Stirling Castle is the grandest of Scotland’s castles and one of the most popular visitor attractions in the country.
250 feet above the plain on an extinct volcano, Stirling became the strategic military key to the kingdom during the 13th and 14th-century Wars of Independence and was the favorite royal residence of many of the Stuart Monarchs.
Many important events from Scotland’s past took place at Stirling Castle, including the violent murder of the eighth Earl of Douglas by James II in 1452.
Stirling Castle played an important role in the life of Mary Queen of Scots. She spent her childhood in the castle and Mary’s coronation took place at the Chapel Royal in 1543.
There are excellent historical displays, a recreation of the 16th-century kitchens with sensory and interactive exhibits and the Regimental Museum of the Argyll and Sutherland Highlanders which details their eventful history from 1794 to the present.
A good place to begin is with the short audio-visual introduction to the castle and its history.
This display is situated under the 1714 fortifications which border the Queen Anne Gardens. Next, follow one of the tour guides for a concise history of the castle and to get an idea of the places you want to take a closer look at.
Make sure you allow plenty of time to see the castle properly. You could get around the main areas in a couple of hours but make the most of your visit and take your time.
Walk around the castle wall and investigate. Regular visitors who are familiar with the castle will find something new each time they go. Spend a day if you can, particularly if you intend to see Argyll’s Lodging and the Old Town as well.
The vast Great Hall, which dates from the end of the Middle Ages, has been restored to its medieval glory and was formally opened by the Queen on St Andrews Day, 1999. Built by James IV in 1503, it was converted to a four story military barracks in the 19th Century. The Hall has been restored with a new oak hammer-beam roof, restored wall walks, leadlight windows, and interior galleries.
When the scaffolding came down, the color and finish of the hall was the subject of some fierce controversy.
Many believed that the building had been over-decorated and resembled an art deco cinema.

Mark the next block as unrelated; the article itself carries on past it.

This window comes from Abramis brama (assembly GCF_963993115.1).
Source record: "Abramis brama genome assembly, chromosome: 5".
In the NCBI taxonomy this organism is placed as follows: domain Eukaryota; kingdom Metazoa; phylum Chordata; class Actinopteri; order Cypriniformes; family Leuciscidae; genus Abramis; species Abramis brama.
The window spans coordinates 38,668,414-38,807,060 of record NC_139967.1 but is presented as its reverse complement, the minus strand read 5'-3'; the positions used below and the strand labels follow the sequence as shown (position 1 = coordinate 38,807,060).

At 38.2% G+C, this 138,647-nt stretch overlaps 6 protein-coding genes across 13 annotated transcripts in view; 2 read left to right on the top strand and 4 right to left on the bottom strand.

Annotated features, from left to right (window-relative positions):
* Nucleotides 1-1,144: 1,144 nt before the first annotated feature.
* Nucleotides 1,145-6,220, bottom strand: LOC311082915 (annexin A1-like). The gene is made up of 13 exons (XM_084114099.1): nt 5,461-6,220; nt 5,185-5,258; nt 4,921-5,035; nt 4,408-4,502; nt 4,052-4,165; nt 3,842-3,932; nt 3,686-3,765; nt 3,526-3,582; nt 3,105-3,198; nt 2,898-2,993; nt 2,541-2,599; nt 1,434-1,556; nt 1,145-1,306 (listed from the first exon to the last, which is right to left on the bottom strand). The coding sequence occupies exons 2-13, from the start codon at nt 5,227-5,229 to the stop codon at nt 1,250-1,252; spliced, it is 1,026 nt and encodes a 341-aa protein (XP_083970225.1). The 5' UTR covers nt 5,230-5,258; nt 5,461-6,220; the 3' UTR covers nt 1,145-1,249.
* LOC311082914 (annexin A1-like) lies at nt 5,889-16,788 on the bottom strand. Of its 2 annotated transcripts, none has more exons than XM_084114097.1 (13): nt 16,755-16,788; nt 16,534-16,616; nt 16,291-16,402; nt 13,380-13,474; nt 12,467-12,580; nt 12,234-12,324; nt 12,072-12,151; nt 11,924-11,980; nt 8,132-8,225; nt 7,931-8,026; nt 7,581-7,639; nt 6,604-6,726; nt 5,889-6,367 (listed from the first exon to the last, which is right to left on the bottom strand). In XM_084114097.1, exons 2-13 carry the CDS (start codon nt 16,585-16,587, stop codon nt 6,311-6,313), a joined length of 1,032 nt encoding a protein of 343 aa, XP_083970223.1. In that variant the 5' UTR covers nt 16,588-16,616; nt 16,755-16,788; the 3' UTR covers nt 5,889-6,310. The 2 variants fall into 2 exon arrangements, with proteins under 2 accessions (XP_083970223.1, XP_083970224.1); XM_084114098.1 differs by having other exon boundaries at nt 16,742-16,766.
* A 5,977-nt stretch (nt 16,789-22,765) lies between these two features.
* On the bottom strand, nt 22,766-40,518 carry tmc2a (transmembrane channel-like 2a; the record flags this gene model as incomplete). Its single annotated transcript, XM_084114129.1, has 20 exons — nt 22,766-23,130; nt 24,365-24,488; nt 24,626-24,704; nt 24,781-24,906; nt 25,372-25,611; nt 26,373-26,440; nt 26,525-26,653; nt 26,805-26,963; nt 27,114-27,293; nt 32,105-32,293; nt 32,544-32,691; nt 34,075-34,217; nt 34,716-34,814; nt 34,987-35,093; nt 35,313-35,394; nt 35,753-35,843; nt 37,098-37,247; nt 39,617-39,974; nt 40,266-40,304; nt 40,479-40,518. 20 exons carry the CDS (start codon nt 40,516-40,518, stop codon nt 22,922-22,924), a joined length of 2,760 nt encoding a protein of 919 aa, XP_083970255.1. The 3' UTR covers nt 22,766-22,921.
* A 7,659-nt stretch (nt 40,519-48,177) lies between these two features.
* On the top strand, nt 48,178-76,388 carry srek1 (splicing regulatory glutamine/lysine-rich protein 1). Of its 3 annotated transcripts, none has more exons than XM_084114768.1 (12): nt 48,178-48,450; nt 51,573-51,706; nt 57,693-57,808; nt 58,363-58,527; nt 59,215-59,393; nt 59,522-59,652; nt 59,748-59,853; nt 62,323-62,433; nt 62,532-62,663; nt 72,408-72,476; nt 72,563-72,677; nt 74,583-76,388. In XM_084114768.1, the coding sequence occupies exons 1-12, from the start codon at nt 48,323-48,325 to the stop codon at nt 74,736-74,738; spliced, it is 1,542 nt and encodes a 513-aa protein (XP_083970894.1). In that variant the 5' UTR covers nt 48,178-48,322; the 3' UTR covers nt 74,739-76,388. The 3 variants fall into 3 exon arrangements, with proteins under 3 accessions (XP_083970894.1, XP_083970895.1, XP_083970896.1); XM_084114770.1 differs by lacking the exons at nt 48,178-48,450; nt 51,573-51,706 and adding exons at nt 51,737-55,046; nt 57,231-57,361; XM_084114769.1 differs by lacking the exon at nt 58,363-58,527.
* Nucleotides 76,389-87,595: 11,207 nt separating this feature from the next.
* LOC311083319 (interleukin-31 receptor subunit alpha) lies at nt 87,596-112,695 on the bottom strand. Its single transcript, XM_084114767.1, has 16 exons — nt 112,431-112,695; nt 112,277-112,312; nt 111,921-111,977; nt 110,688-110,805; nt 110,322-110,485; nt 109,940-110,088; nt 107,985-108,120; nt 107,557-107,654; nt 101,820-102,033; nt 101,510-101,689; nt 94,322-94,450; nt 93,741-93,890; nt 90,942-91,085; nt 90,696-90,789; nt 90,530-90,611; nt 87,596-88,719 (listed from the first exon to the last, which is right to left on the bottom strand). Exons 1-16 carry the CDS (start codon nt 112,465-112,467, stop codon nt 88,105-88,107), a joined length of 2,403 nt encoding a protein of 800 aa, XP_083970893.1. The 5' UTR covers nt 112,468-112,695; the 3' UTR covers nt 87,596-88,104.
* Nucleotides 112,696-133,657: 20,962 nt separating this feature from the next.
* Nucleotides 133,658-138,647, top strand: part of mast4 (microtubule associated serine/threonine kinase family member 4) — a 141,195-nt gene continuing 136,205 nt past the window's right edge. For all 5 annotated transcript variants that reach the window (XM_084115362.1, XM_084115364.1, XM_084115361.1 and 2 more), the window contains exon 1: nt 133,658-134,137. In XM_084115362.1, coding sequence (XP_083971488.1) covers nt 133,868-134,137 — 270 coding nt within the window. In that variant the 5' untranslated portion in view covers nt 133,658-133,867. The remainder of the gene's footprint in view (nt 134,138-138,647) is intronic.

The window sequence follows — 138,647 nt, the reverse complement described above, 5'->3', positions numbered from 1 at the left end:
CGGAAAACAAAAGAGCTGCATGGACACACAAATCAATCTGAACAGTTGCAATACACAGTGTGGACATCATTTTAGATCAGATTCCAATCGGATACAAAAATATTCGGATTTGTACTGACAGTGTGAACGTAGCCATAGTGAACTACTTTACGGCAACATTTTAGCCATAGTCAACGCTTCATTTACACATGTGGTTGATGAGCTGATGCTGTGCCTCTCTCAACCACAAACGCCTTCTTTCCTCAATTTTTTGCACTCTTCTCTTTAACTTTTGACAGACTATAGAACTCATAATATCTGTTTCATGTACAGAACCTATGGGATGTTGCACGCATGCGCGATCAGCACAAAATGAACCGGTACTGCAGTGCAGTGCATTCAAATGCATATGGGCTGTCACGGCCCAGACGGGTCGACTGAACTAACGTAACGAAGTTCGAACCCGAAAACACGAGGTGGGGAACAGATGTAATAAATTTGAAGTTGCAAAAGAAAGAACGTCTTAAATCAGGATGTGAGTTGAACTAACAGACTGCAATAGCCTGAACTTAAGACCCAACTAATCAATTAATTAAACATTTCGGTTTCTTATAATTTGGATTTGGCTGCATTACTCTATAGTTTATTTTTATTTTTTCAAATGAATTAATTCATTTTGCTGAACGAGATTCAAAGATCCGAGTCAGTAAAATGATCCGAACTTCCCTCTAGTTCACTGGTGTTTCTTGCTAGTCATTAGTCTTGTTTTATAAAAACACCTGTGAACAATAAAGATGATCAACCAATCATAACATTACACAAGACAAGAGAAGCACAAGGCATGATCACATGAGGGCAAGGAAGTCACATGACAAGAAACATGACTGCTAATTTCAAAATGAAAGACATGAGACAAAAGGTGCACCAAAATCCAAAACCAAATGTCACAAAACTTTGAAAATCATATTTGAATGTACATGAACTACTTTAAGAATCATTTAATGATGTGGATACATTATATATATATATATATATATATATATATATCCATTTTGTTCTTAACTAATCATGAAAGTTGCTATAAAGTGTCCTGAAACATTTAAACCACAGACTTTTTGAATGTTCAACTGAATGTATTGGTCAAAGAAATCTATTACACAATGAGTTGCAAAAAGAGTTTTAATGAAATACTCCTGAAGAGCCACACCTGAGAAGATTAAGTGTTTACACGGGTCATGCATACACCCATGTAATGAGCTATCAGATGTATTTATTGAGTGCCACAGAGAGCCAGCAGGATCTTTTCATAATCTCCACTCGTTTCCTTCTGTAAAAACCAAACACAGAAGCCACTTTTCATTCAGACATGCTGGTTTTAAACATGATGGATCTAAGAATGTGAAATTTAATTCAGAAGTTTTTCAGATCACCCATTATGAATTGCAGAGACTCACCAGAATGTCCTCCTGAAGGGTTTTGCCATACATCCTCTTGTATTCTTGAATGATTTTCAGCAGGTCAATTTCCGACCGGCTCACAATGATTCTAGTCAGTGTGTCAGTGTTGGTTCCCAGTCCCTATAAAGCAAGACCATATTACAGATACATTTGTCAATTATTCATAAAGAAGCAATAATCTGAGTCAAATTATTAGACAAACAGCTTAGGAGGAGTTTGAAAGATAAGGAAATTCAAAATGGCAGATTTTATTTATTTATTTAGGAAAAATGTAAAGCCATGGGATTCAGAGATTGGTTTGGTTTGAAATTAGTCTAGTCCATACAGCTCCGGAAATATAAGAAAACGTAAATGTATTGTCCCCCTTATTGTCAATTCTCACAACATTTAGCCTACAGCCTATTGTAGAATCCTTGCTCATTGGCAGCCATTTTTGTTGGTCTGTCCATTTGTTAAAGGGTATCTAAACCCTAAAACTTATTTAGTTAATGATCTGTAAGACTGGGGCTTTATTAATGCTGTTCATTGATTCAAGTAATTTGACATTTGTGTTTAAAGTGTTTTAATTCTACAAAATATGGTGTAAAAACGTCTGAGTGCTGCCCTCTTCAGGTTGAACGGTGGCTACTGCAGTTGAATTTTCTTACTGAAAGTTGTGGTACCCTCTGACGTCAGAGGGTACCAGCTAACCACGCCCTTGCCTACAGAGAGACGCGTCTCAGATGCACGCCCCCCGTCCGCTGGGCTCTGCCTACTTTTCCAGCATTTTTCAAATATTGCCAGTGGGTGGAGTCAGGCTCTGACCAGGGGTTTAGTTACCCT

It was eventually accepted that this is how the original building would have looked and it is now widely admired for its magnificence on the Stirling skyline.
The first fortification on the site dates to the 11th century.
Much of the castle which exists today, including the Palace and Chapel Royal is magnificent Renaissance architecture with a strong French influence.
The Chapel Royal, built by James VI for the baptism of Prince Henry in 1594, has been refurbished and features a seventeenth-century fresco of elaborate scrolls and patterns.
The Royal Palace at Stirling Castle
The Royal Palace at Stirling Castle 1540-42, is the finest Renaissance building in Scotland.
A three-story building with an ornate facade of tall windows and niches which contain a selection of grotesque carved figures and Renaissance sculptures.
Over the Centuries, the Palace Block was stripped for military use and the Royal Chambers converted to mess rooms and officers’ quarters.
The King’s Presence Chamber originally included an ornate ceiling of over 100 carved oak heads ( the Stirling Heads ).
Many of the heads have been lost or destroyed but some survive to let us imagine how the original ceiling would have looked.
In Summer 2011, Work to restore the rich Renaissance decoration of the Kings’ and Queens’ apartments were completed.
Stirling Castle is widely regarded as having the finest examples of architecture from that period in Europe.
The Royal Palace allows visitors to step into the astonishing richness of royal life in the 1500s, presenting the King’s and Queen’s Lodgings as they might have appeared in the mid 16th century.
*This article was originally published at www.instirling.com